How has the Conservancy adapted to growth and change? Through the collective efforts of various City entities (the Parks Commission, the Conservancy Lands Commission, the Public Lands Department, the Water Resources Management Commission, the Plan Commission and the Common Council) and the Friends of Pheasant Branch, the Conservancy has adapted wonderfully to Middleton’s population growth and development. As the City has grown (from approximately 10,000 people in 1980 up to approximately 19,500 today), there has been an increasing number of people who are able to enjoy the Conservancy, and who support the protection and restoration efforts. The City has adopted stringent storm water management ordinances, in part in recognition of the value the Conservancy has in water quality efforts for the area. As stated in the 2011 Conservancy Lands Plan “With the extensive planning and protection work of the 1960’s and continuing today, the Pheasant Branch Conservancy Area and Middleton’s other conservancy lands have been preserved for the benefit of all people, wildlife and the natural environment.
How does the Pheasant Branch Conservancy add value to the community? The Conservancy adds incredible value to the City of Middleton. The City has a tax base of over $3 billion dollars, of which over 40% is non - residential. The City is a net importer of jobs, with more than 8,000 people coming into the City to work every day than leaving to work elsewhere in Dane County. So, the City’s daytime population is much larger than the official population. The Conservancy offers a place for quiet reflection, exercise, commuting or recreating on the extensive trail network, or simply enjoying and appreciating nature, for the residents and employees who spend time in the City and for visitors from far and wide throughout the day and evening hours, weekends, and through all the seasons. The Conservancy acts as an outdoor classroom for the elementary, middle school and high school students in the District and beyond. Friends’ volunteers of all ages enjoy helping out with habitat maintenance on restoration workdays, in governance and on special event activities, giving young and old alike the opportunity to participate fully in their community and to gather together with old friends, make new friends and preserve and protect habitat right in their community. The community gardens and forest provide food and experiences that bring the community together in work and in celebration of nature.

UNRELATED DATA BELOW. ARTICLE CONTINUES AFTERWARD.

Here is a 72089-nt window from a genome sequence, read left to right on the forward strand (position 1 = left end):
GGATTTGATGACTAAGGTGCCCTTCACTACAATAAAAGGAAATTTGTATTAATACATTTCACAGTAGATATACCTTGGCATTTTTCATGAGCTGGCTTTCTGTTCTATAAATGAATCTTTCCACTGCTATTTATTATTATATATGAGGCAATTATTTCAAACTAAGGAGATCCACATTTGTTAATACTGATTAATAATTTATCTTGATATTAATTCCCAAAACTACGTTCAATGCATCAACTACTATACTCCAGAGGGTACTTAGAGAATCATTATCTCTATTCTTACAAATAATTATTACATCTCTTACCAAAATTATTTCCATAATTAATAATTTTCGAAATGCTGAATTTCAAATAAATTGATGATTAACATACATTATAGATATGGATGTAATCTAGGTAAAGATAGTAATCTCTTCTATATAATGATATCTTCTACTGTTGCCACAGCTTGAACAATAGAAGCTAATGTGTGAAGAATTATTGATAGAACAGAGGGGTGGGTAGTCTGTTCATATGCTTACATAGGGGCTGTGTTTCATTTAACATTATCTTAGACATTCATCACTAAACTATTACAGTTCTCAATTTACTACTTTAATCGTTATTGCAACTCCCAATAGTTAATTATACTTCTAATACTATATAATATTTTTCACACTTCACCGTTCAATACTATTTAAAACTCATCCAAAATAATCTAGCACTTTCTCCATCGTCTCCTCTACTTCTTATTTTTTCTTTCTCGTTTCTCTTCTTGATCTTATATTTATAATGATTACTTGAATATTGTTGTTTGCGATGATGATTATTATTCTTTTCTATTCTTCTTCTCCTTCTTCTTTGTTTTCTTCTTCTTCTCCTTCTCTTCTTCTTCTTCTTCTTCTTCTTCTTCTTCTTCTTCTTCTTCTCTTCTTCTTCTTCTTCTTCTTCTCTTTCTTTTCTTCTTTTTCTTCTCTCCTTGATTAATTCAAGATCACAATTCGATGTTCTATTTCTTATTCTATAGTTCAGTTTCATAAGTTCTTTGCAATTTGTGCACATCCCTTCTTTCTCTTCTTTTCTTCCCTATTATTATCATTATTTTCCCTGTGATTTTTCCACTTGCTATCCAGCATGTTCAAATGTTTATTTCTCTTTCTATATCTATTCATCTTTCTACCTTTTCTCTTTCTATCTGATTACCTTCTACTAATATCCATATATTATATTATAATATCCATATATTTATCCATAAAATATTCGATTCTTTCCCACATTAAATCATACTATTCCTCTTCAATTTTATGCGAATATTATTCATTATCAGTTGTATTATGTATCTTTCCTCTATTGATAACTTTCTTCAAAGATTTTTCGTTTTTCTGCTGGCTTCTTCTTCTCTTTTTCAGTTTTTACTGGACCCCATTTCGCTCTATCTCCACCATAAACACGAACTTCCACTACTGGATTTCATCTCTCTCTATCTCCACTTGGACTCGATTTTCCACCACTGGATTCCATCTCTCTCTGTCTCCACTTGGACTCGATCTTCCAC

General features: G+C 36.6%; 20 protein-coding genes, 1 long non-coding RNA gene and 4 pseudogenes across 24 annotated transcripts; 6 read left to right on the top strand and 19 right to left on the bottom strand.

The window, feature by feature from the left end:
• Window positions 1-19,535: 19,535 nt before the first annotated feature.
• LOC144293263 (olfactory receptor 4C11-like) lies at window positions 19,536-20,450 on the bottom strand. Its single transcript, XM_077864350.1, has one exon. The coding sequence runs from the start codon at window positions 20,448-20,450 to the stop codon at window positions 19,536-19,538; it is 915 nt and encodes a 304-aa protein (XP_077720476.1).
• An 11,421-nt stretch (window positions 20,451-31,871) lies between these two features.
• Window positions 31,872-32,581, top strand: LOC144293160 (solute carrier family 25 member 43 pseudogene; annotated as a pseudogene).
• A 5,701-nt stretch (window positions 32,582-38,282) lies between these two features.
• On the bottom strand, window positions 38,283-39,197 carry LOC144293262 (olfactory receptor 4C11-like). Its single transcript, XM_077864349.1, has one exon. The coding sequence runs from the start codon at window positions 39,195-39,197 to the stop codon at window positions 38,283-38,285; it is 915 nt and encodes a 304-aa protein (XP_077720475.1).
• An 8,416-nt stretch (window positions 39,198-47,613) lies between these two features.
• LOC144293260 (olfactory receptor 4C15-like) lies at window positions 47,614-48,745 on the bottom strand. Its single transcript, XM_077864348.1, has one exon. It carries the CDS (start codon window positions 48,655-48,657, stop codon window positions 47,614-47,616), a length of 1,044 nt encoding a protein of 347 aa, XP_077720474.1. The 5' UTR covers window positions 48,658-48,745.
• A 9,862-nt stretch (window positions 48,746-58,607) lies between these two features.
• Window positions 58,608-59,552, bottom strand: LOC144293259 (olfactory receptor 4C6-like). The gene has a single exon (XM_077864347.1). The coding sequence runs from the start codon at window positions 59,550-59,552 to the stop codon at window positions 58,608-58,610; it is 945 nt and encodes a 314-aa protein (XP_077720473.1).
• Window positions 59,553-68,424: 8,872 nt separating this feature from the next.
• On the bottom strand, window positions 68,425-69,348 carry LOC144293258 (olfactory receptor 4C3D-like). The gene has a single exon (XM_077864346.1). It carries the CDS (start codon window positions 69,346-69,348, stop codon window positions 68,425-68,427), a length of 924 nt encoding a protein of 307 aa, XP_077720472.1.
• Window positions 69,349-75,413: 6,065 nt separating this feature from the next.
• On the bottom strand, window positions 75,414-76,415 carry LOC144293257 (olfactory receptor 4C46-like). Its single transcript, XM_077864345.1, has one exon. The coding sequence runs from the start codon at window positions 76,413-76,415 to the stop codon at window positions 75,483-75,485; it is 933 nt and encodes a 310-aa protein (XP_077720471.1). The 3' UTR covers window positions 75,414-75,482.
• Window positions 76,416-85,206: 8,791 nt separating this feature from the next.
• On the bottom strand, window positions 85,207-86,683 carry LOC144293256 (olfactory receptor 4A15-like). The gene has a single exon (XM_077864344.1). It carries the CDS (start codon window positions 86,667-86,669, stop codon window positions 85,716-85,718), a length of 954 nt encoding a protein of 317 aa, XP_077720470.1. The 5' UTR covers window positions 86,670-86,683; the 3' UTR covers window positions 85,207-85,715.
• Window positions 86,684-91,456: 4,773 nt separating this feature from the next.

The Friends have been collaborating with community organizations for years. For example, the Make a Memory program extends to older citizen groups that formerly may not have had the opportunity to enjoy nature’s green spaces. The Friends were recently awarded a grant to enhance programming for a diverse community. With these funds, they will develop and implement strategies designed to facilitate use of the Conservancy and foster relationships with senior citizens and people with dementia. Other fun events include the “Tunes on Tuesdays” program provides an “open mic” to any acoustic musicians and is a weekly summer celebration that brings a number of listeners to enjoy music in a natural setting. The “Prairie Chase Run/Walk” is another community event that raises funds for the Conservancy. The Friends offer a Master Naturalist Volunteer training course for folks interested in environmental education.
The Pheasant Branch Conservancy of Middleton, Wisconsin has a rich ecology and cultural and geologic history, with water and soil resources managed in a beautiful, natural way People can visit this place and easily step into nature every day of the year to make those needed connections between humans and the incredible Wisconsin landscape. It is truly a Wisconsin Great Place!